Fajardo respected the rules of the debate a little too closely, ending his speeches as his time was up rather than running over and fighting for every second.
He remains popular among younger voters but, at this stage, his stature at these debates has been encapsulated in a meme purporting to show him fast asleep at the first televised debate. Fajardo has to stay awake and on his toes if he wants to stand a chance during the elections.
Germán Vargas Lleras – Partido Cambio Radical
Benefiting the most from the eerie silence that the crowd displayed as well as the small 1-minute soundbyte segments allowed by the moderators, German Vargas Lleras gave a confident display on his strongest topics: narcotrafficking, illegal mining and immigration.
Not going after Petro as strongly as many had expected, Vargas Lleras still managed a swipe on Petro’s acceptance of the Venezuelan elections. His deadpan humour was a win on the night, even if the touch-screen technology didn’t go his way.
Humberto de la Calle – Partido Liberal
Despite facing immense legal hurdles that jeapordise his candidacy, de la Calle remains the most impassioned warrior for Colombia’s liberals. His confidence has been growing with each debate and his willingness to address polarising issues is beginning to show up the more appeasing Fajardo, whose unenthusiastic debate performances have so far let his policies down. Landed a powerful jab on Duque when the former insisted that the latter’s policy on merging the courts would remove the Constitutional Court.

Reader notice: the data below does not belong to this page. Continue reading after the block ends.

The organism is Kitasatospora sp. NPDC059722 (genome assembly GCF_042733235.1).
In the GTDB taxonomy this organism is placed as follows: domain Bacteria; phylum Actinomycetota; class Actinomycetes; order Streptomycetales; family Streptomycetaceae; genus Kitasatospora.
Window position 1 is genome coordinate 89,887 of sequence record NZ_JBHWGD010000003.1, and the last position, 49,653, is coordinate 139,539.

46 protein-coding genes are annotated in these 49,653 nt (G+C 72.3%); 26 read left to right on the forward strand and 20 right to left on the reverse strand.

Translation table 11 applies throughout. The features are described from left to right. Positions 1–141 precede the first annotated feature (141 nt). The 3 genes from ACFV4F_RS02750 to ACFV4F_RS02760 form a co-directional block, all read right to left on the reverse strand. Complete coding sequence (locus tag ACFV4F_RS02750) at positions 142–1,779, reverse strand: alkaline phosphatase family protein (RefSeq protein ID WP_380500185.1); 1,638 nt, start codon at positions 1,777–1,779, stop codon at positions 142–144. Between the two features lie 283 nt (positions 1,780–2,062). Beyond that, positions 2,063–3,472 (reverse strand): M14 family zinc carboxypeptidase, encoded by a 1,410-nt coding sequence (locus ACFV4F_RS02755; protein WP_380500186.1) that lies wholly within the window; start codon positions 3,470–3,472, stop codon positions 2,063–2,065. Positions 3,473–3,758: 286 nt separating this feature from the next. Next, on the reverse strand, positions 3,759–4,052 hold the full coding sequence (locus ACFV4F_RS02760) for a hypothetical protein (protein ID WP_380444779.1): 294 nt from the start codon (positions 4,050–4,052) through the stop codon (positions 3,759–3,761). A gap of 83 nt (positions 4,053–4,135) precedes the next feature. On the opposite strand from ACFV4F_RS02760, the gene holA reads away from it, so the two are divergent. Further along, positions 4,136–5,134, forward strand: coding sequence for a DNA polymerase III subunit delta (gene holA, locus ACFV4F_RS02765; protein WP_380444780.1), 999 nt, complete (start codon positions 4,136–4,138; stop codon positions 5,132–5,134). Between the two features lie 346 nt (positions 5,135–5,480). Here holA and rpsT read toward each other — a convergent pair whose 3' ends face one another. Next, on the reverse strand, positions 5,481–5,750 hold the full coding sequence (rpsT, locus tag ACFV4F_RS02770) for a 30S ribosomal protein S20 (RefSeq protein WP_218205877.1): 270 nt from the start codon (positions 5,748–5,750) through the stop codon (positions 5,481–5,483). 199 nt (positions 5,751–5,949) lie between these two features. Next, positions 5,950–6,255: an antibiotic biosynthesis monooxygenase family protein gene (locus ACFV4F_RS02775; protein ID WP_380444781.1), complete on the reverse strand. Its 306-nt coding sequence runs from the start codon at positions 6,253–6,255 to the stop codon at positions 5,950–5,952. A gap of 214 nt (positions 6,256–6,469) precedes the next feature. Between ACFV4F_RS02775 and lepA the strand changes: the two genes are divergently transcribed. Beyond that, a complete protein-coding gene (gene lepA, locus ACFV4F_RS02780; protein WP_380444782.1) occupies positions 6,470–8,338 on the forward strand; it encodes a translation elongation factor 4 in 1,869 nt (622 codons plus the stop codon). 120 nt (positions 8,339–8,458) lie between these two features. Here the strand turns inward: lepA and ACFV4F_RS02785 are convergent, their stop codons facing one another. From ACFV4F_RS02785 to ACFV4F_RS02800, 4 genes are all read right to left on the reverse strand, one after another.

De la Calle’s first question, which he directed at Petro, was on whether the Colombiana Humana candidate would take action on abortion or euthanasia if the Supreme Court ruled on the matter. It had been the first mention of abortion or euthanasia in these debates and de la Calle has to be credited for raising the topics in a country where religion still considers them taboo.
Also was willing to keep the environment at the forefront by taking to task the problem of the economic model in Colombia being dependent on extracting minerals and fossil fuels.
Viviana Morales raised the objection of being excluded from the earlier debates at the very outset but did little to justify her inclusion. Nervous and at times unprepared for the format of the debate, Morales was also ignored on stage as most questions were directed at the frontrunners.
On the issue of teen pregnancy Morales chose to side with family values and respect for women rather than on sex education that instructs the best ways in which to prevent early pregnancies. Also spoke little on women’s right to choose, nor on the best ways to battle high rates of violence against women in the country.
Had early exchanges with Vargas Lleras and de la Calle which were courteous and civilised at a time when she probably needed to attack to distinguish her policies from the others. Choosing to stay behind the table where she was sitting for the duration of the debate rather than take centrestage probably didn’t get the ball rolling on her campaign either.